Periscope PD: Tips for Teaching Simple

By |2018-08-03T01:58:34-07:00October 30th, 2015|

The air was crisp.  The water was still. And the leaves were the most beautiful array of colors.  Just a little while ago, I went on a quick trip up to Lake Placid to celebrate my latest wedding anniversary.  We go away every year, even if it’s only for a few days, to make sure that we recharge and take a little time for ourselves.  And while I look forward to these weekends every year, this one was particularly memorable.  Because within the first 12 hours of our arrival, it started to snow.

Now, I wasn’t planning on snow in the middle of October.  I hadn’t packed for snow and I was sure I’d be a bit upset that the white stuff was going to impact my carefully planned weekend of admiring fall foliage.  Ah…but what is it they say about that?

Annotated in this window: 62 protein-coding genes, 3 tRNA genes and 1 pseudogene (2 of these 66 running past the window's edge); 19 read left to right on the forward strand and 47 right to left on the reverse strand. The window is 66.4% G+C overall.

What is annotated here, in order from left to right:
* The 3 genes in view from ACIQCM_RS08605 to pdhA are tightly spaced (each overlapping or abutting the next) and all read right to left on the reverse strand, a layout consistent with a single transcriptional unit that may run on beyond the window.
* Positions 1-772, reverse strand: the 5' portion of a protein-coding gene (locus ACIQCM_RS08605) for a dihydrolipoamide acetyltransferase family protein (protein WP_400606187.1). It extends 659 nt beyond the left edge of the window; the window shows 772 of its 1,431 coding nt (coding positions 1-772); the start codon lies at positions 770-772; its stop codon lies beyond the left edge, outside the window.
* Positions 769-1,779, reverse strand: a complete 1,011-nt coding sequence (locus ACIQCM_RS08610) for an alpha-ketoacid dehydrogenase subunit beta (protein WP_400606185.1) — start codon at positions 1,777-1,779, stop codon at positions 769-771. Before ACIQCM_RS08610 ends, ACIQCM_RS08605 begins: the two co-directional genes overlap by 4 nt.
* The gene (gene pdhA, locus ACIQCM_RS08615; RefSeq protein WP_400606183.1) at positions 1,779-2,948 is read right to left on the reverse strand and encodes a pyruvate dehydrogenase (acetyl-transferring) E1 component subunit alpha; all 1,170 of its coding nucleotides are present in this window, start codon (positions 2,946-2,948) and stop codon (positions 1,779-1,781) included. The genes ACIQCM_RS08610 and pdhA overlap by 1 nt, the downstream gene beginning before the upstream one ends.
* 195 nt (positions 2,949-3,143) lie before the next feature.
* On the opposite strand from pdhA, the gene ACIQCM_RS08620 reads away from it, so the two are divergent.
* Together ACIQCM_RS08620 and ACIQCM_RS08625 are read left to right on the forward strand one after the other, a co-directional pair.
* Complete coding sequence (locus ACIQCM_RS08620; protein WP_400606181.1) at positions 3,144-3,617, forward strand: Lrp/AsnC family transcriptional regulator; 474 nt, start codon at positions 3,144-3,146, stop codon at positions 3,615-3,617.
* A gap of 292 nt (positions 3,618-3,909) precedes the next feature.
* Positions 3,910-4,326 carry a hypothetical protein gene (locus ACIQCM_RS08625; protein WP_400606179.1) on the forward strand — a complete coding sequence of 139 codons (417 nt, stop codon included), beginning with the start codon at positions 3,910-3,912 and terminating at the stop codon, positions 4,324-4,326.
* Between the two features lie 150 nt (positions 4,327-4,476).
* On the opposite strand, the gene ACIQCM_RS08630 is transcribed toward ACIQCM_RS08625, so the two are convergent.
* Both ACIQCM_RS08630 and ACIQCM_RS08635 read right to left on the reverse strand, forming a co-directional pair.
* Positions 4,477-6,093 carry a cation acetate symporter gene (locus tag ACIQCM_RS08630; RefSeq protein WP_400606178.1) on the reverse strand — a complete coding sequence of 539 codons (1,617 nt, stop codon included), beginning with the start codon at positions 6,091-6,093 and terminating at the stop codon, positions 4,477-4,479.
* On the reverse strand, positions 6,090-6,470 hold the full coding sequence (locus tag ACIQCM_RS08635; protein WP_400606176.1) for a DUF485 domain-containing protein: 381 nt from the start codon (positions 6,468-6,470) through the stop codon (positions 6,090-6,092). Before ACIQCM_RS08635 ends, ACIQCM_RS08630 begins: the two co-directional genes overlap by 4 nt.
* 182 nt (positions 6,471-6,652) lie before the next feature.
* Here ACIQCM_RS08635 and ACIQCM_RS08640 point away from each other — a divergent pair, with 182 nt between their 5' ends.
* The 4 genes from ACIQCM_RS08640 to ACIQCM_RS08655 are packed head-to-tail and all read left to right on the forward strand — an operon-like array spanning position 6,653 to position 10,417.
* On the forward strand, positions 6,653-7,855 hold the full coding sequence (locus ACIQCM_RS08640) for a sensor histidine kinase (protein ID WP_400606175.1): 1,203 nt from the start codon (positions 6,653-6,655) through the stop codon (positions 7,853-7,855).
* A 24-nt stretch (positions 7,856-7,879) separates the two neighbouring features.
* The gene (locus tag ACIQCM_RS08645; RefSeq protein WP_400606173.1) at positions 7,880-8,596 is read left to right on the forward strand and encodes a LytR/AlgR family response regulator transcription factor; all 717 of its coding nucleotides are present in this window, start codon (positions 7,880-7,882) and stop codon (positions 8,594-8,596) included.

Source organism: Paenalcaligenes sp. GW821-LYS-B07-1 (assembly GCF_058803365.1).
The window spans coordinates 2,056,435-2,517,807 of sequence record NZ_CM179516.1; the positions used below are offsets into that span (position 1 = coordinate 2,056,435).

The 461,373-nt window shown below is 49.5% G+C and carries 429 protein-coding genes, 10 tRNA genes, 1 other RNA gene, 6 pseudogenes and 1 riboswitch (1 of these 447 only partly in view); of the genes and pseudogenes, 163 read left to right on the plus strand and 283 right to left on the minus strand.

“Life is what happens when you’re busy making other plans”

Thank you John Lennon.

It took us about 2 seconds to realize that the simplicity of being able to stay in, watch the snow and enjoy some rest and relaxation were exactly what we needed after all.

Arts Integration lesson planning is a lot like this.  We get so busy trying to fit everything in to a lesson that we miss the opportunity to keep teaching simple (and thus, more helpful) for our students. In today’s Periscope PD episode, I’m sharing with you my top 3 tips for “teaching simple” through your lessons.

Can you design a big, beautiful, complex lesson with lots of connections thrown in all over the place?  Sure you can.  Should you?  I’m not so sure.  When we keep our eyes on the end goal for our students, it’s much easier to design a teaching simple, streamlined lesson that is still engaging and meaningful in and through the arts.  It just might take a little unexpected turn in our plans for us to appreciate it.

One Comment

  1. Mary February 26, 2017 at 5:40 pm - Reply

    So true! I notice when I try to make more connections, things become more complicated and the lesson is more bogged down. Keeping it super simple (K.I.S.S. method) is so much more rewarding. Thanks for sharing, and reconfirming that it is okay – we need that sometimes…less IS more!

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